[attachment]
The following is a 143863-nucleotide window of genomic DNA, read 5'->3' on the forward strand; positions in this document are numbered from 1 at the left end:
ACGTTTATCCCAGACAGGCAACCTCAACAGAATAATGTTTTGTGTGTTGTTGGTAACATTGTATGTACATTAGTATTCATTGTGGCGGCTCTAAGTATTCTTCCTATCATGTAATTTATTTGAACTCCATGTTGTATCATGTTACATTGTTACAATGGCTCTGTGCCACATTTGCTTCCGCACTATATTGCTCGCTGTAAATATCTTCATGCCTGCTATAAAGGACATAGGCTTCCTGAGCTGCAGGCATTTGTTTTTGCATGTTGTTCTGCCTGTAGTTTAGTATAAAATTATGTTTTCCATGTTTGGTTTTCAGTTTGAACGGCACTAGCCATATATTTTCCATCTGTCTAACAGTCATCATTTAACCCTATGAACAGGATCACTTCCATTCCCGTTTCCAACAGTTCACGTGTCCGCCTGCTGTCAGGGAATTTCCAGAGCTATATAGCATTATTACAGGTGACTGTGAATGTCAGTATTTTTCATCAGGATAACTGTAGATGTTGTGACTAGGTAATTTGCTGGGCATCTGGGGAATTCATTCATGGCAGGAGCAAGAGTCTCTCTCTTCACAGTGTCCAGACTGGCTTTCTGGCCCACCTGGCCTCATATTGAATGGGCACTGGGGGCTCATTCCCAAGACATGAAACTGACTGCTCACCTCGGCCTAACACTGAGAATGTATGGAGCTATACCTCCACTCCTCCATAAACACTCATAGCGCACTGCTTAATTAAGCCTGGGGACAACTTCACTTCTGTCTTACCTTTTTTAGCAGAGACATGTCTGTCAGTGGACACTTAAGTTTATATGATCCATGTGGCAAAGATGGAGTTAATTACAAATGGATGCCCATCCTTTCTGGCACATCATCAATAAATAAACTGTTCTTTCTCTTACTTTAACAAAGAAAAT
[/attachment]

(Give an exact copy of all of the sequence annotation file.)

The following is a 143863-nucleotide window of genomic DNA, read 5'->3' on the forward strand; positions in this document are numbered from 1 at the left end:
ACGTTTATCCCAGACAGGCAACCTCAACAGAATAATGTTTTGTGTGTTGTTGGTAACATTGTATGTACATTAGTATTCATTGTGGCGGCTCTAAGTATTCTTCCTATCATGTAATTTATTTGAACTCCATGTTGTATCATGTTACATTGTTACAATGGCTCTGTGCCACATTTGCTTCCGCACTATATTGCTCGCTGTAAATATCTTCATGCCTGCTATAAAGGACATAGGCTTCCTGAGCTGCAGGCATTTGTTTTTGCATGTTGTTCTGCCTGTAGTTTAGTATAAAATTATGTTTTCCATGTTTGGTTTTCAGTTTGAACGGCACTAGCCATATATTTTCCATCTGTCTAACAGTCATCATTTAACCCTATGAACAGGATCACTTCCATTCCCGTTTCCAACAGTTCACGTGTCCGCCTGCTGTCAGGGAATTTCCAGAGCTATATAGCATTATTACAGGTGACTGTGAATGTCAGTATTTTTCATCAGGATAACTGTAGATGTTGTGACTAGGTAATTTGCTGGGCATCTGGGGAATTCATTCATGGCAGGAGCAAGAGTCTCTCTCTTCACAGTGTCCAGACTGGCTTTCTGGCCCACCTGGCCTCATATTGAATGGGCACTGGGGGCTCATTCCCAAGACATGAAACTGACTGCTCACCTCGGCCTAACACTGAGAATGTATGGAGCTATACCTCCACTCCTCCATAAACACTCATAGCGCACTGCTTAATTAAGCCTGGGGACAACTTCACTTCTGTCTTACCTTTTTTAGCAGAGACATGTCTGTCAGTGGACACTTAAGTTTATATGATCCATGTGGCAAAGATGGAGTTAATTACAAATGGATGCCCATCCTTTCTGGCACATCATCAATAAATAAACTGTTCTTTCTCTTACTTTAACAAAGAAAAT